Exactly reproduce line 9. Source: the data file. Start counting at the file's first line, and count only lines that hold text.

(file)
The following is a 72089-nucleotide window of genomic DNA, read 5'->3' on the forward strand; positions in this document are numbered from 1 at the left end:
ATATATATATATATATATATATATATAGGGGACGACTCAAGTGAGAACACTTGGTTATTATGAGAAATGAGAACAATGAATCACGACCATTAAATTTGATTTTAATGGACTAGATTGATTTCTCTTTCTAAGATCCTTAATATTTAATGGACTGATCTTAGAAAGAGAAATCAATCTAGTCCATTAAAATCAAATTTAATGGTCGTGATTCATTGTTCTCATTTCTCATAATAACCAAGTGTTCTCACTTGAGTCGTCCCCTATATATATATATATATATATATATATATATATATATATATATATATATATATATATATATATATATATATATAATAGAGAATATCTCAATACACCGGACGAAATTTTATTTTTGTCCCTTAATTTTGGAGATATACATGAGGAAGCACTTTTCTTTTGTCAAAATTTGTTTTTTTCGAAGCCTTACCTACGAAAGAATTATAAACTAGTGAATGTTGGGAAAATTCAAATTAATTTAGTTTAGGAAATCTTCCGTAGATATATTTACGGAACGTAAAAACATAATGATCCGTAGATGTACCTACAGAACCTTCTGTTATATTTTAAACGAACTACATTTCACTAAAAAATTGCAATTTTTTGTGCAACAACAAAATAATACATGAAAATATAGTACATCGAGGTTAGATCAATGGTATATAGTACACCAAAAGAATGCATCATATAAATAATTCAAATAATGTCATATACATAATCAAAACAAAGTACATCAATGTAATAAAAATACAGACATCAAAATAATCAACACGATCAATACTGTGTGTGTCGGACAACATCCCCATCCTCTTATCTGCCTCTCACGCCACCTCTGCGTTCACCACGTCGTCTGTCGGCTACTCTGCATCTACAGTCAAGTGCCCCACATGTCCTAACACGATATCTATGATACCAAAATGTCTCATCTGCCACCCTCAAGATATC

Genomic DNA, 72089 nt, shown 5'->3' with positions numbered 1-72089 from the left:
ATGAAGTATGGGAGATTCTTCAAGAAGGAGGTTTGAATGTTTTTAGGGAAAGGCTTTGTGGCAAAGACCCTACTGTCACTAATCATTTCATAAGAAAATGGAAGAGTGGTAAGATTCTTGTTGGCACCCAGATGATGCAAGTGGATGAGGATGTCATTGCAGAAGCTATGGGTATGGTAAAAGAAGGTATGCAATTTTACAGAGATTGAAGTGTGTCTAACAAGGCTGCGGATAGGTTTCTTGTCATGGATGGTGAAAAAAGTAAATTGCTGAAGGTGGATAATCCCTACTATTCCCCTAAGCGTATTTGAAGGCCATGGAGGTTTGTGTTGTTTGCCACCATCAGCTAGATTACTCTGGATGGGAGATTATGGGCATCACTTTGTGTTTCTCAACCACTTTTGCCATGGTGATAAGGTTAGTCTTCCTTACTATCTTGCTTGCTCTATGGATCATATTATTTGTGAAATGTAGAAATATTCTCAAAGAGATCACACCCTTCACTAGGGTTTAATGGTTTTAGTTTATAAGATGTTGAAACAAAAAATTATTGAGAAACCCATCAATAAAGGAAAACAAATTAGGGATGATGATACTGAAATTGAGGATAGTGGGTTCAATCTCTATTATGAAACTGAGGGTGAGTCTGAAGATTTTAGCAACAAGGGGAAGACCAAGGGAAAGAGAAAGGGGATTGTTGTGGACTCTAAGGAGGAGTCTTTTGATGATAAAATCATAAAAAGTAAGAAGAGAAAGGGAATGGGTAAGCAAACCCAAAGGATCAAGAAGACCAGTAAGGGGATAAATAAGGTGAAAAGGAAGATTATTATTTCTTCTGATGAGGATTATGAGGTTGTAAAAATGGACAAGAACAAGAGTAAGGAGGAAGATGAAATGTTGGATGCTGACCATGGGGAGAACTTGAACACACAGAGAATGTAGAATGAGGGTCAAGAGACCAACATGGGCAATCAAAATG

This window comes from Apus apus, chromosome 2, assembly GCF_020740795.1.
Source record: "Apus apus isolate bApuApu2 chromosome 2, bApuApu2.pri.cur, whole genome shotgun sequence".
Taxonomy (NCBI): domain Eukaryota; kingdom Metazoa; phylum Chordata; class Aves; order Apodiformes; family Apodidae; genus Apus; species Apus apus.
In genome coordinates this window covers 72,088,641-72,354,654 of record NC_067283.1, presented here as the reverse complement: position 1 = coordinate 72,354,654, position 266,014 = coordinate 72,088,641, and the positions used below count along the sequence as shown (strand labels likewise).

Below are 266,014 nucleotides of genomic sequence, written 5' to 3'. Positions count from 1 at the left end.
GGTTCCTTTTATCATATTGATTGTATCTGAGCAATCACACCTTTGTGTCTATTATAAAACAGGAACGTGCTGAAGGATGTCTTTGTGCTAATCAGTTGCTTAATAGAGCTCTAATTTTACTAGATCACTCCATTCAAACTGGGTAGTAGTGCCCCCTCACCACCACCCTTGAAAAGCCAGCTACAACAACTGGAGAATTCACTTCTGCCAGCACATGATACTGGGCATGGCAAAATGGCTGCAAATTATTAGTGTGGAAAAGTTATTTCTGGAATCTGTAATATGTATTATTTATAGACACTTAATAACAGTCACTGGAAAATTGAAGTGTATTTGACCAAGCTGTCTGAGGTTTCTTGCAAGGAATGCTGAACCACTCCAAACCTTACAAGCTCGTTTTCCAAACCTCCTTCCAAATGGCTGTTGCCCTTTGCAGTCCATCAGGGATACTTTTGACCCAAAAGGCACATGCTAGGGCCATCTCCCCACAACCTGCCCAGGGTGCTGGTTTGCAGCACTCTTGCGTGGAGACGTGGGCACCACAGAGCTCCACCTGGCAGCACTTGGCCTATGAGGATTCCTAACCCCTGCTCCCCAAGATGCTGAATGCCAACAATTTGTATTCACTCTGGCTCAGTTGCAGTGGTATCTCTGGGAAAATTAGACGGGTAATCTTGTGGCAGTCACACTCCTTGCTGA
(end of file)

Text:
Below are 266,014 nucleotides of genomic sequence, written 5' to 3'. Positions count from 1 at the left end.